Ozone likely to threaten European forests as climate warms
Climate change is increasingly levels of ozone to the extent that plants in northern and central Europe will be suffering significant damage from the pollutant by the end of this century say Swedish scientists.
"The increased risk of ozone damage to vegetation is mainly due to rising ozone concentrations and higher temperatures in the future," says Jenny Klingberg at the University of Gothenburg's Department of Plant and Environmental Sciences. "The most important effect on agricultural crops is premature aging, which result in smaller harvests with lower quality."
Ozone is very important to life on Earth as any green veterans will remember. In the higher atmosphere - the ozone layer helps keep out harmful ultraviolet solar radiation. It was in order to protect this vital layer that chlorofluorocarbon gases were banned from aerosols and fridges.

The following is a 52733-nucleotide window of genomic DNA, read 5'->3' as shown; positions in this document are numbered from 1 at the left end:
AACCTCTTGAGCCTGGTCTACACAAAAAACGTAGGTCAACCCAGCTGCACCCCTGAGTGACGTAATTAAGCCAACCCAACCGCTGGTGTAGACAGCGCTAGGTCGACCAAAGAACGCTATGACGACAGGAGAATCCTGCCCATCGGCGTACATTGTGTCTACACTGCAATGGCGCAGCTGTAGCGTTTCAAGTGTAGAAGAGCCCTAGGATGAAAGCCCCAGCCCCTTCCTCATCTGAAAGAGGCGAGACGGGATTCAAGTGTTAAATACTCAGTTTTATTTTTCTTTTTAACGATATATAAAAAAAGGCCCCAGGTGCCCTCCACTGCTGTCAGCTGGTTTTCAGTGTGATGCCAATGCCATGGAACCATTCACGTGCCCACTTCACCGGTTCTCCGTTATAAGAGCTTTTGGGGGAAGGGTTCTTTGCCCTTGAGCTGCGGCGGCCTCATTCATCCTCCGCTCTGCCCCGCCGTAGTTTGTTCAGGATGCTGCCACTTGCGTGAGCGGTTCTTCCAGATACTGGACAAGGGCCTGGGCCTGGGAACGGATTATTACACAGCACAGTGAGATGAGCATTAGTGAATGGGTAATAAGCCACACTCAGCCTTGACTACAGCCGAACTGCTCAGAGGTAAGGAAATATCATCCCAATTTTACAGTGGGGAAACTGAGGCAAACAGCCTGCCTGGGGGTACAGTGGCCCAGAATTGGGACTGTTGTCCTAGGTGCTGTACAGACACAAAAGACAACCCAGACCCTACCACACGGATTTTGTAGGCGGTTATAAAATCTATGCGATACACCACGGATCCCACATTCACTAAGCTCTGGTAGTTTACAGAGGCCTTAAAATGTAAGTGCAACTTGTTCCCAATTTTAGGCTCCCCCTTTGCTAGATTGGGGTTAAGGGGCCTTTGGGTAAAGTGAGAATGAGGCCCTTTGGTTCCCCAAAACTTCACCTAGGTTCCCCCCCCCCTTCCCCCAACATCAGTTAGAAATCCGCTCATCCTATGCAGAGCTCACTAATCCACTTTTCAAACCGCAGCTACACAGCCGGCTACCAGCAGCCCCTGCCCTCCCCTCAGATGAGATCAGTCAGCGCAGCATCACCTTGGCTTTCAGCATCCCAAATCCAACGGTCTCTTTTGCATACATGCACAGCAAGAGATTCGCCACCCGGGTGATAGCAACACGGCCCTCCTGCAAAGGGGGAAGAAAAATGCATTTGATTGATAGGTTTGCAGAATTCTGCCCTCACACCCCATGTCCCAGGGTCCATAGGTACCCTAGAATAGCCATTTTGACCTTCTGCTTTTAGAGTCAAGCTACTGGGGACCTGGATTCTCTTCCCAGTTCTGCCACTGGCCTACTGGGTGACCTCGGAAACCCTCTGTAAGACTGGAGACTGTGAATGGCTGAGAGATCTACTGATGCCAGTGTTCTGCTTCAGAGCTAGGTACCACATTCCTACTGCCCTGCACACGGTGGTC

Closer to the planet's surface, and to us, ozone becomes a pain and a pollutant that is toxic to both plant and animal life. Car exhaust is the major source of this ground level ozone which is most dangerous to vegetable life, causing stunted growth and lower agricultural yields.
Klingberg's research is the first study to examine not ozone levels in the air, but the path by which the gas reaches plants, through openings in their leaves.
Klingberg said: "The results show that the risk of ozone damage to plants is greatest in central Europe where ozone concentrations are high and climatic conditions promote uptake of ozone through the stomata. Weather and climate affect both the concentration of ground-level ozone in the ambient air and to what degree the stomata are open."
It is possible that some of the damage may be offset by the action of another greenhouse gas, carbon dioxide. As the levels of CO2 increase, plants take up less ozone, but Klingberg warns that this effect is an unknown quantity.
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